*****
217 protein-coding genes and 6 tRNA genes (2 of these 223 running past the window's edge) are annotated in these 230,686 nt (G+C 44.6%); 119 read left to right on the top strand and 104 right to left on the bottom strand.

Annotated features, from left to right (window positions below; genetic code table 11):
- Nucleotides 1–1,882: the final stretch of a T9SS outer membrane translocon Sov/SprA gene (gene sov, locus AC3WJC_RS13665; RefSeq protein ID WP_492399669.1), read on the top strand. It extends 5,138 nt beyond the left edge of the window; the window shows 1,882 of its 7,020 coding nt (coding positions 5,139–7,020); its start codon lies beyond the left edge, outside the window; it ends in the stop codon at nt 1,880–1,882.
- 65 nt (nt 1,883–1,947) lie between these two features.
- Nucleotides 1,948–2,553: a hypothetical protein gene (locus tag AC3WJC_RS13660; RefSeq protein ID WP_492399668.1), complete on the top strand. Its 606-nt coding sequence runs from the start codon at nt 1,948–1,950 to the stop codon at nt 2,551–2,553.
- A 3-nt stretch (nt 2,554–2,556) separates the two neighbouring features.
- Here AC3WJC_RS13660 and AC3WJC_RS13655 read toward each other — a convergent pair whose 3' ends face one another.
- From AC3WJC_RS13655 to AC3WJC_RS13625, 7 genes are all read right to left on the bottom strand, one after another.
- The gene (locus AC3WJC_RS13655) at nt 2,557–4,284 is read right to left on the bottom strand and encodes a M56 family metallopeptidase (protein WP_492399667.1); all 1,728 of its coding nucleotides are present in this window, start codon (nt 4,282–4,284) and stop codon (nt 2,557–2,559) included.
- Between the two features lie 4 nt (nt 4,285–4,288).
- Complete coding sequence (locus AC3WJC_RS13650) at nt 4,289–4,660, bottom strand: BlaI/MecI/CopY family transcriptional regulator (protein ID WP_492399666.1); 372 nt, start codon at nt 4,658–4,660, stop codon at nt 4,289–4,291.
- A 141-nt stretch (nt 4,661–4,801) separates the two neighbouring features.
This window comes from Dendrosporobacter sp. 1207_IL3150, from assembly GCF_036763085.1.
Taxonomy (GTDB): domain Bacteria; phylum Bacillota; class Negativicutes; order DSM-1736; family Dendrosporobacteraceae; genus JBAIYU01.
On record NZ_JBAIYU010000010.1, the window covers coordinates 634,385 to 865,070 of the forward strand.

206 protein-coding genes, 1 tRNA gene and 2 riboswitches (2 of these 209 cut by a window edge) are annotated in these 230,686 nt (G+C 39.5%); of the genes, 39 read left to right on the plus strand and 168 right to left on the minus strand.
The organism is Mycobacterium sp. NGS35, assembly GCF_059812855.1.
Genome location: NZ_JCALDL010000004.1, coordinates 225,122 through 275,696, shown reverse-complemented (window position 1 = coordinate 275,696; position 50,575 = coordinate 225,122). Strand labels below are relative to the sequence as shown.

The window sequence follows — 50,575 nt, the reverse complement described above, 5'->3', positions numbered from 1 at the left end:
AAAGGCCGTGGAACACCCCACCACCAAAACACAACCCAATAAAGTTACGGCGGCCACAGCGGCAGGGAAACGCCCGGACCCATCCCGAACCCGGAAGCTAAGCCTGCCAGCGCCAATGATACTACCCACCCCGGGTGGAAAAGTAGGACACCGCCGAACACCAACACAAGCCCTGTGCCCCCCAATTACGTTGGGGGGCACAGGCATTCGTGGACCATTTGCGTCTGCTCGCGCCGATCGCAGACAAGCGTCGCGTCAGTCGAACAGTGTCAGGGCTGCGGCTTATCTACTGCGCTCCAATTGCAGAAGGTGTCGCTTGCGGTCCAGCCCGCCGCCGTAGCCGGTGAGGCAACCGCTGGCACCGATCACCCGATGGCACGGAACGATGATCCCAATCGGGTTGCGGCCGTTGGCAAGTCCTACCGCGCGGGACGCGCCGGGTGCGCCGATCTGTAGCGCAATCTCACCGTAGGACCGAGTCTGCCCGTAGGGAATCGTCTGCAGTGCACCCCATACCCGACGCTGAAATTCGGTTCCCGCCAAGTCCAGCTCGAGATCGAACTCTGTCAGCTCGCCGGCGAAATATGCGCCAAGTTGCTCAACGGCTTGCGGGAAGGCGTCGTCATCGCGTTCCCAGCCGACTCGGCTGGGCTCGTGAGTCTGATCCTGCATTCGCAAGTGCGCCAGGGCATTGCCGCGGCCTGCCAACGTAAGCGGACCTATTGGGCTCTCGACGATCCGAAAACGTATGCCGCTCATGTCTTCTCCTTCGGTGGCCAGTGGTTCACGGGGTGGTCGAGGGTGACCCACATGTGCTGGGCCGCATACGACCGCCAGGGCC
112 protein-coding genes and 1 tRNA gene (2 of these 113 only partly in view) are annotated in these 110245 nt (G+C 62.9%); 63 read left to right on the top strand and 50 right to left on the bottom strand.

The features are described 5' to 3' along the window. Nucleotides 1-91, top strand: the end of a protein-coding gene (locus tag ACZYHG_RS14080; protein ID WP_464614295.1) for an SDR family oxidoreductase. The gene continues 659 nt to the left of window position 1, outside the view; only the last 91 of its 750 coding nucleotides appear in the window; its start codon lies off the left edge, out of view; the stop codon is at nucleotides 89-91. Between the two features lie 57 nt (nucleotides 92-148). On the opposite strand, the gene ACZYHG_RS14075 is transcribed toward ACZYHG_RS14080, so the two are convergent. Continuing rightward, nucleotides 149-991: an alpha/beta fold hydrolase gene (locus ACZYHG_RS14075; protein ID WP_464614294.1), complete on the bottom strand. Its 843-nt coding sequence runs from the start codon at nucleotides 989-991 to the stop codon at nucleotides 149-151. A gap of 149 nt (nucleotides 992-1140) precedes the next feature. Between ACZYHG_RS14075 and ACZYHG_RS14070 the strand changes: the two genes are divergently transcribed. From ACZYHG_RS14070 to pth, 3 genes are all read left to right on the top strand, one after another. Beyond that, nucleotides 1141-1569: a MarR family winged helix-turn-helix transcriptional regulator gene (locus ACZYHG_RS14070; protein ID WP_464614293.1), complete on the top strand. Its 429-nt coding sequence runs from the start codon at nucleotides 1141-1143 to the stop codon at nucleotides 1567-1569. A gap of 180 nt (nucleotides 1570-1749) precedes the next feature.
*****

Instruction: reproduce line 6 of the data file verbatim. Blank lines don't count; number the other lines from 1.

- A 3-nt stretch (nt 2,554–2,556) separates the two neighbouring features.